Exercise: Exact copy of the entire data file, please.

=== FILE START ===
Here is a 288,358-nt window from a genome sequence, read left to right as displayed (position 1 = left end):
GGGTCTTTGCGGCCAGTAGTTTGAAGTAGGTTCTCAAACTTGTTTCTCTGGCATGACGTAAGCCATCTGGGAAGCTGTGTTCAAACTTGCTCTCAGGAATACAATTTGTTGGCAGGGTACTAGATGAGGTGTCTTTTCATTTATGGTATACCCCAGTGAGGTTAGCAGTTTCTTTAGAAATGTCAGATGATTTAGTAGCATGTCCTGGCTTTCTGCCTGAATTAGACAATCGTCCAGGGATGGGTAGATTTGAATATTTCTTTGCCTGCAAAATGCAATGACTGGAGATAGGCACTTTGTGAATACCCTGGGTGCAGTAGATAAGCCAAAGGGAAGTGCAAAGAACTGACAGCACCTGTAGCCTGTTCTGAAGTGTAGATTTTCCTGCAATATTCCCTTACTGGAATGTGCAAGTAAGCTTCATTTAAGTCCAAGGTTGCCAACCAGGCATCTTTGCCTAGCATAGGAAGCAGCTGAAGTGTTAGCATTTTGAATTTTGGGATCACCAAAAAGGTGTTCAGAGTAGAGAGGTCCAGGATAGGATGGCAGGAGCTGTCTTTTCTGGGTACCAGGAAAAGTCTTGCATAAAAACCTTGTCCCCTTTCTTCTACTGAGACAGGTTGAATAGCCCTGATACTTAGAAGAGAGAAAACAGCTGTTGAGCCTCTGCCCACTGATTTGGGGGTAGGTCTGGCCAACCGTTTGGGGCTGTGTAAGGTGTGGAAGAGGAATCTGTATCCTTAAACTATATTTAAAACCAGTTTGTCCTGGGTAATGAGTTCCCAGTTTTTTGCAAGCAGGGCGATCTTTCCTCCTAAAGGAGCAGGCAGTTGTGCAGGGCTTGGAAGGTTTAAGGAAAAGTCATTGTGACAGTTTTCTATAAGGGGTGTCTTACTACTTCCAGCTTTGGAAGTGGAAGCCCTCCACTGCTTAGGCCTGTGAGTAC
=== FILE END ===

Here is a 288,358-nt window from a genome sequence, read left to right as displayed (position 1 = left end):
GGGTCTTTGCGGCCAGTAGTTTGAAGTAGGTTCTCAAACTTGTTTCTCTGGCATGACGTAAGCCATCTGGGAAGCTGTGTTCAAACTTGCTCTCAGGAATACAATTTGTTGGCAGGGTACTAGATGAGGTGTCTTTTCATTTATGGTATACCCCAGTGAGGTTAGCAGTTTCTTTAGAAATGTCAGATGATTTAGTAGCATGTCCTGGCTTTCTGCCTGAATTAGACAATCGTCCAGGGATGGGTAGATTTGAATATTTCTTTGCCTGCAAAATGCAATGACTGGAGATAGGCACTTTGTGAATACCCTGGGTGCAGTAGATAAGCCAAAGGGAAGTGCAAAGAACTGACAGCACCTGTAGCCTGTTCTGAAGTGTAGATTTTCCTGCAATATTCCCTTACTGGAATGTGCAAGTAAGCTTCATTTAAGTCCAAGGTTGCCAACCAGGCATCTTTGCCTAGCATAGGAAGCAGCTGAAGTGTTAGCATTTTGAATTTTGGGATCACCAAAAAGGTGTTCAGAGTAGAGAGGTCCAGGATAGGATGGCAGGAGCTGTCTTTTCTGGGTACCAGGAAAAGTCTTGCATAAAAACCTTGTCCCCTTTCTTCTACTGAGACAGGTTGAATAGCCCTGATACTTAGAAGAGAGAAAACAGCTGTTGAGCCTCTGCCCACTGATTTGGGGGTAGGTCTGGCCAACCGTTTGGGGCTGTGTAAGGTGTGGAAGAGGAATCTGTATCCTTAAACTATATTTAAAACCAGTTTGTCCTGGGTAATGAGTTCCCAGTTTTTTGCAAGCAGGGCGATCTTTCCTCCTAAAGGAGCAGGCAGTTGTGCAGGGCTTGGAAGGTTTAAGGAAAAGTCATTGTGACAGTTTTCTATAAGGGGTGTCTTACTACTTCCAGCTTTGGAAGTGGAAGCCCTCCACTGCTTAGGCCTGTGAGTAC